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A "SILENT tsunami" unleashed by costlier food is threatening 100million people, the United Nations has warned, revealing that its World Food Program has begun cutting the provision of school meals to some of the world's poorest children as the global food-price crisis worsens.
Britain has also pledged $US900million ($947 million) to help the UN World Food Program alleviate its immediate problems and address longer-term solutions to "help put food on the table for nearly a billion people going hungry across the world".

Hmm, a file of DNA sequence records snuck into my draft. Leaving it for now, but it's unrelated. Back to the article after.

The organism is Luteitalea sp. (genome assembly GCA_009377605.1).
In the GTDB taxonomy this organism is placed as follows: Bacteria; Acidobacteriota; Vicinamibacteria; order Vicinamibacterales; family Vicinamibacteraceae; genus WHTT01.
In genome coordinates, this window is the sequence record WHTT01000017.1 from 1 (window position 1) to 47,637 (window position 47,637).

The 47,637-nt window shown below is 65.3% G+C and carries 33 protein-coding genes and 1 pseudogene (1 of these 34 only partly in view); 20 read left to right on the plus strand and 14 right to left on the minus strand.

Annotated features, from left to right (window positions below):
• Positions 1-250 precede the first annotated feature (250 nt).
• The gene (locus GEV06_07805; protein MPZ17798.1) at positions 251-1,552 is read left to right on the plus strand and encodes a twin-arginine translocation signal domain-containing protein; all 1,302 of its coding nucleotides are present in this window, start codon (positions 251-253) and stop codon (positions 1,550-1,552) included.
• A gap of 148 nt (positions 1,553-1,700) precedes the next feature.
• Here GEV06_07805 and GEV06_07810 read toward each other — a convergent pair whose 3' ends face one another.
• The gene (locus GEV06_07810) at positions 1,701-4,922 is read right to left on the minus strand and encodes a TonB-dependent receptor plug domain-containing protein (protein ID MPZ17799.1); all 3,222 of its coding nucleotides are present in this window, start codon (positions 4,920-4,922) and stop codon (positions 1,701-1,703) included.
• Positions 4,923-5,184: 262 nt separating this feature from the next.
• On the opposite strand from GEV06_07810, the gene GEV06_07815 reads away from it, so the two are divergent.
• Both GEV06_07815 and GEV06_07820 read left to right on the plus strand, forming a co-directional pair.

Riots in poor Asian and African countries have followed steep rises in food prices caused by many factors: rising demand from consumers in developing countries such as China and India, the effect of climate change on food production, dearer fuel and the conversion of land to grow crops for biofuel.
"The era of cheap food is over," said Rajat Nag, managing director general of the Asian Development Bank.